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Department of Haiti
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Department in Gonaïves, Haiti
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Commune de Dessalines
Commune de Dessalines
Artibonite in Haiti
Artibonite in Haiti
CountryFlag of Haiti.svg Haiti
SymboleDessalines Coat of Arm
 • TypeDepartmental Council
 • Department4,986.94 km2 (1,925.47 sq mi)
 • Department1,727,524
 • Density350/km2 (900/sq mi)
 • Urban
 • Rural
Time zoneUTC-5 (Eastern)
ISO 3166 codeHT-AR
HDI (2017)0.469[2]
low · 7th

Artibonite (French) or Latibonit (Haitian Creole) is one of the ten departments of Haiti located in central Haiti. With an area of 4,887 km2 it is Haiti's largest department. As of 2015, its estimated population was 1,727,524.[3] The region is the country's main rice-growing area. The main cities are Gonaïves (the capital) and Saint-Marc. In February 2004 an insurgency tried unsuccessfully to declare Artibonite's independence.


The name L'Artibonite is derived from the Artibonite River the longest river on the Quisqueya island. L'Artibonite is derived from the Taino word Ja'tibonicu' meaning The Great High Place of the Sacred Waters. Under Toussaint's administration of the island, the department was known as Toussaint's Department.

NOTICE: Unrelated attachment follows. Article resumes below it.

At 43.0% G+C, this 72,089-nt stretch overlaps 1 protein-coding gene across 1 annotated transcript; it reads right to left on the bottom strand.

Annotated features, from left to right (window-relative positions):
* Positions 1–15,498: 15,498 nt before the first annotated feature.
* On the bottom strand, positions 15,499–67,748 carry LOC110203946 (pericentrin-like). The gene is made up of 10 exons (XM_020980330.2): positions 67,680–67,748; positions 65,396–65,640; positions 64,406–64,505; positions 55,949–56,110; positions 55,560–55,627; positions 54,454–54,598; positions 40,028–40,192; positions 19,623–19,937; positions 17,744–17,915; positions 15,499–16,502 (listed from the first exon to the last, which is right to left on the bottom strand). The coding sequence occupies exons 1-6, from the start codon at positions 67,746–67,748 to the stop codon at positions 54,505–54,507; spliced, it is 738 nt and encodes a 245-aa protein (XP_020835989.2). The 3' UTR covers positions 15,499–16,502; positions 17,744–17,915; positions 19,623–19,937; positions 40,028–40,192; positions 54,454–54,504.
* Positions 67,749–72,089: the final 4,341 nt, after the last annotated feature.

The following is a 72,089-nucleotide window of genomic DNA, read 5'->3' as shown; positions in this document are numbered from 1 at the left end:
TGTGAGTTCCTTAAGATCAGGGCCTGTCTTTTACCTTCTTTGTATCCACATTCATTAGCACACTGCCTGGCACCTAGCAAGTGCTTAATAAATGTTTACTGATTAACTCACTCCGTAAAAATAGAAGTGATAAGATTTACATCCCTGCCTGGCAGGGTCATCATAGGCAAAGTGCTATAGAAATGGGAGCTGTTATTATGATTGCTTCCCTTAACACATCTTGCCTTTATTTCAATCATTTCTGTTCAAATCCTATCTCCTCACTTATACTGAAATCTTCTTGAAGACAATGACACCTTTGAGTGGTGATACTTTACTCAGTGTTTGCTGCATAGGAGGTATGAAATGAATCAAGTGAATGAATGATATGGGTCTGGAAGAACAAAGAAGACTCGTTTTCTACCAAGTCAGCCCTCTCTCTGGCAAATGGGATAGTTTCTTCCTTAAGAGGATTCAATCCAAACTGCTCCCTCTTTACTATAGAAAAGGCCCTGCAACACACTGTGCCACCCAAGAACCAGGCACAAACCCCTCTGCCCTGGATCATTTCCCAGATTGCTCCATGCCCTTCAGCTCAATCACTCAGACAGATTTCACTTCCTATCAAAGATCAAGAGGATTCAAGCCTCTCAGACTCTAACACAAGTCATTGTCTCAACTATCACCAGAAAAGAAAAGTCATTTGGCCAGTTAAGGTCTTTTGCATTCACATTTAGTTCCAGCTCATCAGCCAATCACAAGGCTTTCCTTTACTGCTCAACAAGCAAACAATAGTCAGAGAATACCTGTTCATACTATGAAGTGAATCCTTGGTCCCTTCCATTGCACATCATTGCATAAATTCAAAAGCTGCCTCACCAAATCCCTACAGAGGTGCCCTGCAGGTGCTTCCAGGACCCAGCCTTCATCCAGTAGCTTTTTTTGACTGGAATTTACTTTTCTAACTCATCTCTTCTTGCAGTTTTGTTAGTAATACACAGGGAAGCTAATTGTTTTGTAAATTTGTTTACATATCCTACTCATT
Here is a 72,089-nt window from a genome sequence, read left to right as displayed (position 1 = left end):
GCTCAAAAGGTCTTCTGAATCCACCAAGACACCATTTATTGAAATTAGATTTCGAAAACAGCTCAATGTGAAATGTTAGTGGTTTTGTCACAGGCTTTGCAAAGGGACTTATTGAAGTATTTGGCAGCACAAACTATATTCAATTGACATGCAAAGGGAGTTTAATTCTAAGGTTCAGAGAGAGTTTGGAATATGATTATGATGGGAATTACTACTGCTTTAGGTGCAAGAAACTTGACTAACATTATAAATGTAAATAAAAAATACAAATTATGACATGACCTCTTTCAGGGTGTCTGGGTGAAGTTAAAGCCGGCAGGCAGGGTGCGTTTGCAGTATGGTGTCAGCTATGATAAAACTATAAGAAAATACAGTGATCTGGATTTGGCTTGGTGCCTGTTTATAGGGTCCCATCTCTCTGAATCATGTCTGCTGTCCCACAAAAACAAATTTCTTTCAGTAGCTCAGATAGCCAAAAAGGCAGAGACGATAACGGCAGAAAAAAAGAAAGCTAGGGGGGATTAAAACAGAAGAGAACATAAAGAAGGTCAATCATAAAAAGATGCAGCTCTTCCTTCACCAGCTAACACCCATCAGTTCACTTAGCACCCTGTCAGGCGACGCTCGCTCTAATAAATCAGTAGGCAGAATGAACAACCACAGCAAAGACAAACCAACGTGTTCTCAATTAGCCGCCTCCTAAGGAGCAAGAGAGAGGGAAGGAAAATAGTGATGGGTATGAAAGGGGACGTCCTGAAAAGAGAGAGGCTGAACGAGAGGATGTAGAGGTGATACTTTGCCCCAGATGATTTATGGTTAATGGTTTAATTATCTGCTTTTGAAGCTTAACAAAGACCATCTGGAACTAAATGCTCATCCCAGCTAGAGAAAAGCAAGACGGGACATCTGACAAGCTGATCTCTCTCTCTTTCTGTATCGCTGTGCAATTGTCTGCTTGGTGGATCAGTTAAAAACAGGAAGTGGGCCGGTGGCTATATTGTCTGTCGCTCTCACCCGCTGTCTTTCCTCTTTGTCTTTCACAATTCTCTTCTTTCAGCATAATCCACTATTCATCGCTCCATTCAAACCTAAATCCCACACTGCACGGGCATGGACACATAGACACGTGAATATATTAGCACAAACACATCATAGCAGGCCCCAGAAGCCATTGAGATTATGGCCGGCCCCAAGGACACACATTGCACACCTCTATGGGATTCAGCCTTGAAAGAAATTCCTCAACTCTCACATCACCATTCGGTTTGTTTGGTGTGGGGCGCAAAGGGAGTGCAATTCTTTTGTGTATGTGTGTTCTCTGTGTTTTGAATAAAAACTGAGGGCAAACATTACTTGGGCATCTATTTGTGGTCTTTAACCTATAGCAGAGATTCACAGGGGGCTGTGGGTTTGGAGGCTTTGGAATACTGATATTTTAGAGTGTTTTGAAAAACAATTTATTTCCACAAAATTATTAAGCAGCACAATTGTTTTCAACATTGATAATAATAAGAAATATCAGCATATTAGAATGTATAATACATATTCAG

Taino Period

During that period the actual department seats between the three casicas of Marien, Maguana, and Xaragua. The border between those chiefdoms is assumed to be the Artibonite River. Although the department's capital Gonayibo is believed to have been part of the Xaragua chiefdom. Haitian traditional stories talk about the Taino Queen leaving annually followed by her nitaino her main city of Yaguana to go to Gonayibo and thus is the origin of Haitian Rara traditions.

Some Taino settlements in the departments are Gonaibo, Amani-y, the caves of Dondon and archeological places have been found in the Cote-des-Arcadins area.

French Period